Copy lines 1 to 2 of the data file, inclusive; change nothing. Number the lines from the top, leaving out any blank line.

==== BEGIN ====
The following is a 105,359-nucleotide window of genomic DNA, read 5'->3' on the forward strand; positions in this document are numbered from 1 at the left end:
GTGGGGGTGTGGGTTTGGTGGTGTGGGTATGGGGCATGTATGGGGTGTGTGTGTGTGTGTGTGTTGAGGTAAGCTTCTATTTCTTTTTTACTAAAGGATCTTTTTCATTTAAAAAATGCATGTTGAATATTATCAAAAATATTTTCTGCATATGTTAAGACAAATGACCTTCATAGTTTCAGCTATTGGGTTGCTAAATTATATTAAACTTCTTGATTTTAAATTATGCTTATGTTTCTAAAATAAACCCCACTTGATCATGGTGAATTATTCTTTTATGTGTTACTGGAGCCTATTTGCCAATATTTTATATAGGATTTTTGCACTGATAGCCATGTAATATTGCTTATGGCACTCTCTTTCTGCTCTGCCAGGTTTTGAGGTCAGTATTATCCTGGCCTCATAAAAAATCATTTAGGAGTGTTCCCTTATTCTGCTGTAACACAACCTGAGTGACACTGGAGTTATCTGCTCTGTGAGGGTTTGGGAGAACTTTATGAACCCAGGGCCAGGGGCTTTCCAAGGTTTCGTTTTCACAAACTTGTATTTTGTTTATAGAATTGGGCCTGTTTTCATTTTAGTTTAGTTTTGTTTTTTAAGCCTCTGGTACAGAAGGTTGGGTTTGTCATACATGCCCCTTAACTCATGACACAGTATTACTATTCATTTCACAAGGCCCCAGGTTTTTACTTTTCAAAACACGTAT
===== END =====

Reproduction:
The following is a 105,359-nucleotide window of genomic DNA, read 5'->3' on the forward strand; positions in this document are numbered from 1 at the left end:
GTGGGGGTGTGGGTTTGGTGGTGTGGGTATGGGGCATGTATGGGGTGTGTGTGTGTGTGTGTGTTGAGGTAAGCTTCTATTTCTTTTTTACTAAAGGATCTTTTTCATTTAAAAAATGCATGTTGAATATTATCAAAAATATTTTCTGCATATGTTAAGACAAATGACCTTCATAGTTTCAGCTATTGGGTTGCTAAATTATATTAAACTTCTTGATTTTAAATTATGCTTATGTTTCTAAAATAAACCCCACTTGATCATGGTGAATTATTCTTTTATGTGTTACTGGAGCCTATTTGCCAATATTTTATATAGGATTTTTGCACTGATAGCCATGTAATATTGCTTATGGCACTCTCTTTCTGCTCTGCCAGGTTTTGAGGTCAGTATTATCCTGGCCTCATAAAAAATCATTTAGGAGTGTTCCCTTATTCTGCTGTAACACAACCTGAGTGACACTGGAGTTATCTGCTCTGTGAGGGTTTGGGAGAACTTTATGAACCCAGGGCCAGGGGCTTTCCAAGGTTTCGTTTTCACAAACTTGTATTTTGTTTATAGAATTGGGCCTGTTTTCATTTTAGTTTAGTTTTGTTTTTTAAGCCTCTGGTACAGAAGGTTGGGTTTGTCATACATGCCCCTTAACTCATGACACAGTATTACTATTCATTTCACAAGGCCCCAGGTTTTTACTTTTCAAAACACGTAT